When I interned at The Dallas Morning News last summer, I heard a lot about “the death project.” Editors talked about in the stairway and the other interns would ask with interest if I’d heard anything about it.
I never met Lee Hancock, the reporter on the project, but I met photographer Sonya Hebert briefly while learning how to edit video one day. She was sitting through hours of footage, trying to cut it down and edit it for one of the many videos that ended up in the project.
The videos made me teary-eyed, especially the one that included the story of a girl who struggled with an eating disorder as a way of coping with her mom’s pending death.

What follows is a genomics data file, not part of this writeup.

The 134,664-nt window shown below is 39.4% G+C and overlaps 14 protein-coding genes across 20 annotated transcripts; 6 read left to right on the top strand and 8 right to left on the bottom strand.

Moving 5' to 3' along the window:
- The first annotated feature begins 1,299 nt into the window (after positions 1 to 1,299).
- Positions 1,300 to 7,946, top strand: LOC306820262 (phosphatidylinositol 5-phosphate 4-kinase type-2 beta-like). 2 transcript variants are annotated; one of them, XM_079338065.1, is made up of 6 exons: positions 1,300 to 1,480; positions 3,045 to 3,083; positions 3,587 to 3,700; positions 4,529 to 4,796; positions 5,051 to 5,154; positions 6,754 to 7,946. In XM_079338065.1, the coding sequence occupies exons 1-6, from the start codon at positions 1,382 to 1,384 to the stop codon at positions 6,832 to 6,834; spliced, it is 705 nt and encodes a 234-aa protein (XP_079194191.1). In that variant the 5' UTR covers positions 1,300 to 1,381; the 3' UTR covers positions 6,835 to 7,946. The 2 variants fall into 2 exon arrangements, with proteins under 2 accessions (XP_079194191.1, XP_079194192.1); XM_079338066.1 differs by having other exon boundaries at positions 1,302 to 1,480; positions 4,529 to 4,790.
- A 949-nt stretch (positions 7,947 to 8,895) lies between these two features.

This is just one of several stories Hebert captured with her camera for the five-part series, “At the Edge of Life.” The series addresses some difficult questions that look at the way we experience death, and how it changes the way we, and our family members, live. Given all the emotions and trauma associated with death, it’s the type of story that lends itself to powerful images and storytelling.
In timing with Hebert’s nomination as a 2009 Pulitzer finalist, Poynter’s Kenny Irby has put together a Q&A with Hebert. It’s worth a read to find out more about the project and the lessons Hebert learned from it.